“I think I may be the voice of my generation.” So says Lena Dunham in the role of her alter ego, Hannah Horvath, in the first episode of , the HBO series she has been writing and starring in since 2012.
The scene is classic Dunham, if we can use “classic” to describe a phenomenon of such recent vintage.
That the shopping in question happens in thrift stores rather than at Bergdorf’s, and that she attempts to distill some sort of poetic meaning out of the ironic display of the detritus of the lives of others, serves only to underline the banality of her pursuits and the vanity with which she conducts them.
She cannot be just another rich girl who whiles away the time shopping — her shopping must have cultural significance.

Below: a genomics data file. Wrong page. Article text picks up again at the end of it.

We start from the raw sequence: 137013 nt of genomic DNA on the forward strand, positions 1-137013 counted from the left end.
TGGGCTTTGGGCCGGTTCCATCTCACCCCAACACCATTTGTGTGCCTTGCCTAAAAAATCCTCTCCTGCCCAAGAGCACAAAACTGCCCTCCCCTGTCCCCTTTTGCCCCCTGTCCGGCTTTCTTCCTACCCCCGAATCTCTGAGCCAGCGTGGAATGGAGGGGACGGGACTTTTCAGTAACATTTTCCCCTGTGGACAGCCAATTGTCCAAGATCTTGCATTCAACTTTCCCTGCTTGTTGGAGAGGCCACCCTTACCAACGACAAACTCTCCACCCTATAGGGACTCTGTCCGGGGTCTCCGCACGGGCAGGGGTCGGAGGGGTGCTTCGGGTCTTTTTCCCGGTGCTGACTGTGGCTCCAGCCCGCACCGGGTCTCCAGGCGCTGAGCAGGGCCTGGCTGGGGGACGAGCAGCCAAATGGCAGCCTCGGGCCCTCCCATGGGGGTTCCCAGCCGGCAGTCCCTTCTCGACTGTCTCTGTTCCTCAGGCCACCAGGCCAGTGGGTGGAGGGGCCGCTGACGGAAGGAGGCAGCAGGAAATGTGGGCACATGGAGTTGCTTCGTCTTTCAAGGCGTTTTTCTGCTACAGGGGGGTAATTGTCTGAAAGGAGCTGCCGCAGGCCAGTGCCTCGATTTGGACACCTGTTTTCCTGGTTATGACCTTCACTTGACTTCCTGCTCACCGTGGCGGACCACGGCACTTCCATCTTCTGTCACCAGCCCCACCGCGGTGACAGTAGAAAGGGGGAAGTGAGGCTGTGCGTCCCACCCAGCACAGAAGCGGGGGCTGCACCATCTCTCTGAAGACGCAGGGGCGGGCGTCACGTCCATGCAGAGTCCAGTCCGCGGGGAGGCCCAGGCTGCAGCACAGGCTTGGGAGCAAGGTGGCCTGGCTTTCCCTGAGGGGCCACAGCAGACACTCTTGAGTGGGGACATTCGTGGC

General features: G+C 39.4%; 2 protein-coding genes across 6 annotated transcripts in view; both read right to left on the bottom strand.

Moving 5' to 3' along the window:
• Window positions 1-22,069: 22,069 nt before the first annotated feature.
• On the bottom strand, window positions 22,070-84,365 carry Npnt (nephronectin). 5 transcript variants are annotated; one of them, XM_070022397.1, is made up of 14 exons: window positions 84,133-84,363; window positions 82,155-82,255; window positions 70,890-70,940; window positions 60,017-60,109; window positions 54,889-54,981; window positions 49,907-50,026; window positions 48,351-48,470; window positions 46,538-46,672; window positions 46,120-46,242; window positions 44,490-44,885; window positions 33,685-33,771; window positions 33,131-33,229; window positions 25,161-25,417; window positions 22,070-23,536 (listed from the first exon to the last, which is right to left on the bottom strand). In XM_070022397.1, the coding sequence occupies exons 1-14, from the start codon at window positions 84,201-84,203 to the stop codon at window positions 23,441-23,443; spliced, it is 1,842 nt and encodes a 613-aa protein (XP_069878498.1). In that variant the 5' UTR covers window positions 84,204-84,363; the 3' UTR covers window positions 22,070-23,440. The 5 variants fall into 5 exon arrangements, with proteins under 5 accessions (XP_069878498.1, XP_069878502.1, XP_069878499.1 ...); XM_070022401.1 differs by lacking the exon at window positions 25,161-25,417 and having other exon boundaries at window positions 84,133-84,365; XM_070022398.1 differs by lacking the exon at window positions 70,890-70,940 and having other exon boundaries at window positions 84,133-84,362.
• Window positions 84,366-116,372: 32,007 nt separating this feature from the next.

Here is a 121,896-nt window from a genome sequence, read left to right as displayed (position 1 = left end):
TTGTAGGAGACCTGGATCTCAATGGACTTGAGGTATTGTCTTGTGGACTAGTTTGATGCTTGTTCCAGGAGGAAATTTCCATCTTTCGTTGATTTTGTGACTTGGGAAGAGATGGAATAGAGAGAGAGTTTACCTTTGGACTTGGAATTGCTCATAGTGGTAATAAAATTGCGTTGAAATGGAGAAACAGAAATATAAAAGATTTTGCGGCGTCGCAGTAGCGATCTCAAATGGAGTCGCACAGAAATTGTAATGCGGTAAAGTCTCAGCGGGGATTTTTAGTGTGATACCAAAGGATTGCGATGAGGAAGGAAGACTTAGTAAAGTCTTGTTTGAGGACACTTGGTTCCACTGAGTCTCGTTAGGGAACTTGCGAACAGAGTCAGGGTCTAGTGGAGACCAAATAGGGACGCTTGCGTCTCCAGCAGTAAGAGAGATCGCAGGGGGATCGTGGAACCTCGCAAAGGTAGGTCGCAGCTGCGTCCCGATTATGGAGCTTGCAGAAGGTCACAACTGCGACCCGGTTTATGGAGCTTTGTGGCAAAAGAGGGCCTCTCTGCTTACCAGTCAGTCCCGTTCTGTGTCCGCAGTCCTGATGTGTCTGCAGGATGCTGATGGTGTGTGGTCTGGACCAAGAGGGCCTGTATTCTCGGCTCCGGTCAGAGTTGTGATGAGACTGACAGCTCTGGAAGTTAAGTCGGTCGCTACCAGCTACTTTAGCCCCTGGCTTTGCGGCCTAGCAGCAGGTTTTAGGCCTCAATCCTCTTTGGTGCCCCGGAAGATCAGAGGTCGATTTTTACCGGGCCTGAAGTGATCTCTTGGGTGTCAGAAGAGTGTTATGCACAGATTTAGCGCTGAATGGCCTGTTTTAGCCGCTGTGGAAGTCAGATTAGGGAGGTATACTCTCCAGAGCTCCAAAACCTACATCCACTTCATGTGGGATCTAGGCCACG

Writers naturally indulge their own autobiographical and social fantasies, from represents a phenomenon distinctly of our time: the fantasy not worth having.But she cannot say that herself — not with a straight face, not in Brooklyn.Instead, the line is assigned to her alter ego, who is at the time of the utterance high as a Georgia pine on opium tea and trying to convince her parents to keep supporting her financially.If you come into contact with a predator, stay safe, stay calm, and get help. Here is a list of things in Lena Dunham’s life that do not strike Lena Dunham as being unusual: growing up in a .25 million Tribeca apartment; attending a selection of elite private schools; renting a home in Hollywood Hills well before having anything quite resembling a job and complaining that the home is insufficiently “chic”; the habitual education of the men in her family at Andover; the services of a string of foreign nannies; being referred to a when she refused to do her homework and being referred to a relationship therapist when she fought with her mother; constant visits to homeopathic doctors, and visits to child psychologists three times a week; having a summer home on a lake in Connecticut, and complaining about it; writing a “voice of her generation” memoir in which ordinary life events among members of her generation, such as making student-loan payments or worrying about the rent or health insurance, never come up; making casual trips to Malibu; her grandparents’ having taken seven-week trips to Europe during her mother’s childhood; spending a summer at a camp at which the costs can total almost as much as the median American family’s annual rent; being histrionically miserable at said camp and demanding to be brought home early; demanding to be sent back to the same expensive camp the next year.